Sardine Brodetto, Brodetto di Sardoni

Brodetto is the traditional fish stew of the Riviera Romagnola, and it is usually made form a mixture of fish — whatever the fishermen were unable to sell. This is a single-fish variation for sardine season. To serve 4 you’ll need:

  • 3 pounds (1.5 k) fresh sardines
  • Olive oil
  • 3-4 cloves garlic
  • An onion, sliced finely
  • 3-4 canned tomatoes, coarsely chopped, and the canning liquid
  • Salt and an abundance of pepper

Begin by scaling and cleaning the sardines, and removing their heads. Wash them well, in sea water if you live near the coast in a place where the water is clean (the fishermen used to do this out at sea). Drain the fish in a colander.

Take a broad pot, set it on the fire, and add a little olive oil — just enough to keep things from sticking and burning — followed by the garlic, and the onion. Cook, stirring occasionally, until the onion is translucent gold, and then add the tomatoes and their juice. Season to taste with sea salt (kosher salt will work well) and an abundance of freshly ground pepper. Simmer the sauce for about 15 minutes, covered, then add the fish and cook for another 7-8 minutes.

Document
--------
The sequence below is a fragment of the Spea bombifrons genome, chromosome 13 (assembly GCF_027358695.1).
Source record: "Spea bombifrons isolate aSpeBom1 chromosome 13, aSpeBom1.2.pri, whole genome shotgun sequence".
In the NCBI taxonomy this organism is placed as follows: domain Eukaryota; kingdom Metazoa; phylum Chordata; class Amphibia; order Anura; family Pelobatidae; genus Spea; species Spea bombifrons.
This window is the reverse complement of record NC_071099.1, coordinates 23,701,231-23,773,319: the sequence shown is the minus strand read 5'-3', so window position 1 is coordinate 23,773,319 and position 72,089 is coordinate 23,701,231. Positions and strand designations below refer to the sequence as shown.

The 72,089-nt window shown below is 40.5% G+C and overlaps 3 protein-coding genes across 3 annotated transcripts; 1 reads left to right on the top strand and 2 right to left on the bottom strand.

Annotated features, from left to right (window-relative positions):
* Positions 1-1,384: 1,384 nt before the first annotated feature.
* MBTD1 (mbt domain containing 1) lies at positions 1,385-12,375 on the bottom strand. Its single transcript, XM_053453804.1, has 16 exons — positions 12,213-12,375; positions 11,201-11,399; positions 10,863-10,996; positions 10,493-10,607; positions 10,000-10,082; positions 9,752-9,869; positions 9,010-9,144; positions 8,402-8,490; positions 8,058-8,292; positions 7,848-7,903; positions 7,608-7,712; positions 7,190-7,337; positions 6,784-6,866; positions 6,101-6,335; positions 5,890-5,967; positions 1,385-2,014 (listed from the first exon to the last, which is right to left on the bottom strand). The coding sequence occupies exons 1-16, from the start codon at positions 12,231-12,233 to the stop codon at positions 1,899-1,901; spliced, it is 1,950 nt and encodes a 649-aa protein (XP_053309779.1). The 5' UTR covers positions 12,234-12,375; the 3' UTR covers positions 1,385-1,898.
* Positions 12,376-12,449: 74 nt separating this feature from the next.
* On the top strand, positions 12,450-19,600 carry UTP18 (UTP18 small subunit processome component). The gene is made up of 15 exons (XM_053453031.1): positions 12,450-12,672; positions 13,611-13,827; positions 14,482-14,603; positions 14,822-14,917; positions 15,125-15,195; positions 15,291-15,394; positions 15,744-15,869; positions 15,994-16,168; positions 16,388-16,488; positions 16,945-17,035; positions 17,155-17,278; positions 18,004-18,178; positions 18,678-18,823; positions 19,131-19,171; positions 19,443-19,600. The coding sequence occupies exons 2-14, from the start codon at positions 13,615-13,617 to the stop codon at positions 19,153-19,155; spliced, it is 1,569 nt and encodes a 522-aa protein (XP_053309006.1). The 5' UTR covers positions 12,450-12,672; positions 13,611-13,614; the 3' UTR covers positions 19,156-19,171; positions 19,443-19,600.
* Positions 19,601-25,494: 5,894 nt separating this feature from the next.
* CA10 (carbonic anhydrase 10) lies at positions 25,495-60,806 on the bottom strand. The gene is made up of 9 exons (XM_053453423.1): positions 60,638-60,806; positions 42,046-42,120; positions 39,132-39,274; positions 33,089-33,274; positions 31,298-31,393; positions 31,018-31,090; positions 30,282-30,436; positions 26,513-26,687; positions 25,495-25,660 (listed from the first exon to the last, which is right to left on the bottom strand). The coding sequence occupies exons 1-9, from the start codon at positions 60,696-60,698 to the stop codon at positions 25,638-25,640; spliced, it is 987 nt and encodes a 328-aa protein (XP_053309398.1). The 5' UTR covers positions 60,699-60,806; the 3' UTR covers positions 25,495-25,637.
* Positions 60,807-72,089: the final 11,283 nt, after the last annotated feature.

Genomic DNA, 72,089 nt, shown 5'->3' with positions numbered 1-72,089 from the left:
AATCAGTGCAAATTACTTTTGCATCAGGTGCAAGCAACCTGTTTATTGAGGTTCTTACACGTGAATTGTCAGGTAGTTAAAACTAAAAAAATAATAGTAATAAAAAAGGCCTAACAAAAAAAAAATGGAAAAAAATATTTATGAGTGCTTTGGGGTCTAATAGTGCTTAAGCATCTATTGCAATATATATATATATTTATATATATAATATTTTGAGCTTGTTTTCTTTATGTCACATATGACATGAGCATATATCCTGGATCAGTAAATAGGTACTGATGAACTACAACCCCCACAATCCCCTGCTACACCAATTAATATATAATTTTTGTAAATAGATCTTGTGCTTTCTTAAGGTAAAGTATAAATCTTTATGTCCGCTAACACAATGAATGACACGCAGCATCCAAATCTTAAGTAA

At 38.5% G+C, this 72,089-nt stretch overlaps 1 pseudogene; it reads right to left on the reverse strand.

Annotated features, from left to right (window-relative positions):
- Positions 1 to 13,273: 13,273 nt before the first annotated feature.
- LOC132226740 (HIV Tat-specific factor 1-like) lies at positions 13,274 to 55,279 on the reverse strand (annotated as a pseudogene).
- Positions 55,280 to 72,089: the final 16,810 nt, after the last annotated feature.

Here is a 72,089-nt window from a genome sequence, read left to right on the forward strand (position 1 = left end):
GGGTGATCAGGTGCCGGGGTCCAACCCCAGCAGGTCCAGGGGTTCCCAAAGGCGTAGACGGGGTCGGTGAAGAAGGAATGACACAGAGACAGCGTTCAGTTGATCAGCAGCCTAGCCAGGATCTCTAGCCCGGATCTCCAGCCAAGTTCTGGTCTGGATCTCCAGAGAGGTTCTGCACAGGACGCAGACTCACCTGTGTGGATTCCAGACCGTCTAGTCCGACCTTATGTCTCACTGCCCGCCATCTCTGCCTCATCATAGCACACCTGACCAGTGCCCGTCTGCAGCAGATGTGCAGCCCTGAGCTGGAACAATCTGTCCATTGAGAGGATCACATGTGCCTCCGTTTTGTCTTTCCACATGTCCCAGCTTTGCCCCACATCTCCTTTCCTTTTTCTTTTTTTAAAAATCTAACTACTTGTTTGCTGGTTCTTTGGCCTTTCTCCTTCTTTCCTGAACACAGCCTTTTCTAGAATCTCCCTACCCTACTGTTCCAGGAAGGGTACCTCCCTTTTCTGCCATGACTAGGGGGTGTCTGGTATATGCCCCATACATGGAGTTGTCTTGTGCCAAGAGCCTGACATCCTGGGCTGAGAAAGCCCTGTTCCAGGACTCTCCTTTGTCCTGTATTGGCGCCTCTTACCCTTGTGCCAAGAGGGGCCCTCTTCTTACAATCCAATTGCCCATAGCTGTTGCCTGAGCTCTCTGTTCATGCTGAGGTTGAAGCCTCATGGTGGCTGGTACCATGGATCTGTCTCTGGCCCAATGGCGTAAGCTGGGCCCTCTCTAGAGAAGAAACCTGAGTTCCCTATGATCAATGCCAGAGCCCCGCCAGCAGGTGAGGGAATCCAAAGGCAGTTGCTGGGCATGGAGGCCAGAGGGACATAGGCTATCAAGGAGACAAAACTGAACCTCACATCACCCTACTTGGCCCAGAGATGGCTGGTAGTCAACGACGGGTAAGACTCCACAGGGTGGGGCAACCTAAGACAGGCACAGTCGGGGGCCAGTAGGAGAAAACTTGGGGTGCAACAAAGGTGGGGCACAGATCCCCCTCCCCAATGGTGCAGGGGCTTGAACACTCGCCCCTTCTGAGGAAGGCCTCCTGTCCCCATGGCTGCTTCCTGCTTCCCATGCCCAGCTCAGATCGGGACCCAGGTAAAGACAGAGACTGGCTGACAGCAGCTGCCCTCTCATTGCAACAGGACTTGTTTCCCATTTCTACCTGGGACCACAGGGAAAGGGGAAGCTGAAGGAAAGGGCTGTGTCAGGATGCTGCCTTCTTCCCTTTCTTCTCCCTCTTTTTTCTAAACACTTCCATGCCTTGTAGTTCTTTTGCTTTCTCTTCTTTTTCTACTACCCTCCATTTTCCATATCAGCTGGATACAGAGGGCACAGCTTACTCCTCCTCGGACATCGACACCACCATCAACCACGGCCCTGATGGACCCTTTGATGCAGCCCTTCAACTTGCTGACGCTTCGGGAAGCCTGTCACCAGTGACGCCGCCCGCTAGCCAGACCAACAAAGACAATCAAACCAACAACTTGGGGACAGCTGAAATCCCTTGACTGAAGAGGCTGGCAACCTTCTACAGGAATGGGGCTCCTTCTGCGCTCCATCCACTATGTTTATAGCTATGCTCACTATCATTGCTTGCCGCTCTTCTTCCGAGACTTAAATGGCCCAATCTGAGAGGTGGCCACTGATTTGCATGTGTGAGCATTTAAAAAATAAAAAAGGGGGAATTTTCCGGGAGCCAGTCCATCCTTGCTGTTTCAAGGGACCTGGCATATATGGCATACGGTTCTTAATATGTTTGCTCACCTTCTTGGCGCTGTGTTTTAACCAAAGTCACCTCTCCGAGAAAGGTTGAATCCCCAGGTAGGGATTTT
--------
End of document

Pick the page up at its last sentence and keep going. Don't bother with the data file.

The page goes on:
Serve the brodetto over toasted bread or with sea biscuits, and a light red wine along the lines of a Sangiovese di Romagna.

About Brodetto and Other Brodetti

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Tags: , , ,

Categories: Fish Soups & Stews, Fish Stews and Other Mixed Fish Dishes

Author:Cosa Bolle in Pentola

Italy boasts an astonishing number of varietals, denominations, and wines, and tremendous changes are sweeping the land. New wines are being created, new DOCs are being introduced, and the existing denominations are overhauling their regulations both to reflect the practices adopted by their member wineries and to favor improvements in quality. Even the most staid and stolid region can flower seemingly overnight, emerging with exciting new wines and wineries that require rewriting the enological maps and rethinking one's positions. And, of course, recipes too, because cuisine and wine are closely intertwined and it's difficult to imagine one without the other.

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